The chairman of the Mirpuri Foundation has announced he plans to register the first Portuguese team for the Volvo Ocean Race 2020, and has just completed his first transatlantic sail

As part of preparations for the Volvo Ocean Race 2020, the chairman of the Mirpuri Foundation has just finished his first transatlantic crossing.

Following his announcement to register the first Portuguese team to take part in the race, Paulo Mirpuri skippered his crew the 2,300 nautical miles from Cape Verde Islands to Barbados on board a 21-metre VOR70.

The yacht, which is now called Mirpuri Foundation, was formerly Green Dragon which came fifth in the 2008-09 Volvo Ocean Race, skippered by Ian Walker.

It was designed by Reichel/Pugh and built by McConaghy Boats.

Although this was his first ocean crossing, Mirpuri has sailed since a teenager.

Paulo Mirpuri on board Volvo Ocean Race 2020 boat Mirpuri Foundation

Skipper Paulo Mirpuri. Credit: David Branigan/Oceansport

“My debut on an ocean crossing taught me a lot, especially the importance of the spirit and union of the crew on board and also how the ocean shows us the need to be patient,” he said.

“Now I know exactly how to select the Portuguese sailors for the future Mirpuri Foundation team in the Volvo Ocean Race 2020 and I will personally participate in the selection process of the men’s and women’s teams that we intend to form, so we can decide the final crew,” added Mirpuri.

View pictures of Mirpuri Foundation’s arrival in Barbados below

Crew manager, Enrico Civello, said the voyage served as a lesson to all.

“We had strong wind and big seas, which provided an exciting experience for the guests on board. The trip was good, the power of the boat is evident and we always sailed safely,” he said.

“We were so well positioned in the trade winds that we traveled 1,200 miles on the same tack (representing more than half of the 2,100-mile route from Cape Verde to Barbados),” continued Civello.

“The VOR 70 is very sensitive, capable of accelerating or decelerating at the slightest trimming of the sails, daggerboards, canting keel and water ballasts as well as the precision at the rudder. The organisation of the watches on deck worked very well, with 6 hours of work during the day and 4 hours at night, with the crew divided into two groups,” he explained.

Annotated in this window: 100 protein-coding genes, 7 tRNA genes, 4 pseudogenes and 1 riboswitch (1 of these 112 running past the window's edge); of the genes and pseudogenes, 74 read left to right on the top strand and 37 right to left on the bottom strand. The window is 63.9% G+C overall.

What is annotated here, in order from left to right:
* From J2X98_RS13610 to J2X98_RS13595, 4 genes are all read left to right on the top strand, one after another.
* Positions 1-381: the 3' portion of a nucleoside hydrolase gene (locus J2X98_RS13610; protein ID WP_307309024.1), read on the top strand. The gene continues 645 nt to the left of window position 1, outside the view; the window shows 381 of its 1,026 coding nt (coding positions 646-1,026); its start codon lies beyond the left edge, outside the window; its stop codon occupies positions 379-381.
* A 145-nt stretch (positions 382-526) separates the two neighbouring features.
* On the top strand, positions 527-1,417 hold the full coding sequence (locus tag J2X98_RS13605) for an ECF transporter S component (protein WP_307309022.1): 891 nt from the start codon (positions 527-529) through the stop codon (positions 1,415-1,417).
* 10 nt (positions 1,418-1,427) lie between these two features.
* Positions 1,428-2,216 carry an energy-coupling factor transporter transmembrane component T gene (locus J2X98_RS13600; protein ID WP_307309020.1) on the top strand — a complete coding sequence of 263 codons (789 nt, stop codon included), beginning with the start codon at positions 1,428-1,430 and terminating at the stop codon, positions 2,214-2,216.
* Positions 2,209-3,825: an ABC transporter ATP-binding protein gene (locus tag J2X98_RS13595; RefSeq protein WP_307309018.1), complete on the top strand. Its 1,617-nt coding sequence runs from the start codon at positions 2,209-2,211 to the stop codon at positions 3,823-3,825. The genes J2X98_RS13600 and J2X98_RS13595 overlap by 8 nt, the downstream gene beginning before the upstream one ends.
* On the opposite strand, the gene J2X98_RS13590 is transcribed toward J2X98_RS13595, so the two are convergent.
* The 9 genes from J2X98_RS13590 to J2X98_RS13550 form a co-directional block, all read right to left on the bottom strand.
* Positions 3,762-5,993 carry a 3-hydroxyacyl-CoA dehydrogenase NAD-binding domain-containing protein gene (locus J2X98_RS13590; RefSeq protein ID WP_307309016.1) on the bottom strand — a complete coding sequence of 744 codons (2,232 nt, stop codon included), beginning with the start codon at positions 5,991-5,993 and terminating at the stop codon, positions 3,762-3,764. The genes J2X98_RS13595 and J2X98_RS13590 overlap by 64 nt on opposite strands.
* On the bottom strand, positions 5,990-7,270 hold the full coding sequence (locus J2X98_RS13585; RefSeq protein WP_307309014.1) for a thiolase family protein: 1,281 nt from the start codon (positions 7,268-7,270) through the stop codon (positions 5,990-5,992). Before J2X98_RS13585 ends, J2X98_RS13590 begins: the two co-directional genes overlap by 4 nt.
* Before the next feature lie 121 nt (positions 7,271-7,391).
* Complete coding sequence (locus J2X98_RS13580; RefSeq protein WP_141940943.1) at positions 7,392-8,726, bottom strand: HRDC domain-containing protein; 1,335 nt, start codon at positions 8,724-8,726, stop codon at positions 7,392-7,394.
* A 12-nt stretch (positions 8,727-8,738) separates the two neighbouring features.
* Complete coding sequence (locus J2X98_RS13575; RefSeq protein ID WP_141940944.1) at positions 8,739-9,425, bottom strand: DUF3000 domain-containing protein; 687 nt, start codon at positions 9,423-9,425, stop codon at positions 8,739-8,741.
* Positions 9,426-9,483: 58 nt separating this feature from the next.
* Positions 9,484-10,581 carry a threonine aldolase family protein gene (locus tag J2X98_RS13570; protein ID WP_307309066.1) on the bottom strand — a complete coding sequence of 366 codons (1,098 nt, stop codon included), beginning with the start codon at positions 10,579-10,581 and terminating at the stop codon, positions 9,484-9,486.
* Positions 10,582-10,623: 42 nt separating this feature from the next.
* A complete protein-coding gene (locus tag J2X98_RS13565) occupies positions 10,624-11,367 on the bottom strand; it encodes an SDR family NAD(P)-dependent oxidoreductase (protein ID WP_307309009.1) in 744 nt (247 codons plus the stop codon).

Legends to return to mark 45 years of the Volvo Ocean Race

The Mirpuri Foundation is a non-profit foundation set up in Portugal by the businessman and philanthropist Paulo Mirpuri as a vehicle to manage his family’s charitable donations.

It supports specific projects in aerospace, medical research, marine conservation, wildlife conservation and social responsibility.

Already, dozens of Portuguese sailors have applied to be part of the Volvo 2020 crew, with the final selection expected to be announced by the end of 2017.

Mirpuri, who plans to sail the last leg of the 2020 race, warned that selection will not just be based on sailing skills.

“It is not enough for them to be very good technically. It is essential that, as future ambassadors of the Mirpuri Foundation, they share its values,” he said.

“Our main aim will be to publicise worldwide the foundation’s work on raising awareness about and conservation of oceans and marine ecosystems,” added the philanthropist.

Once the team has been announced, sea training will begin and will continue for nearly three years until the round-the-world race in 2020.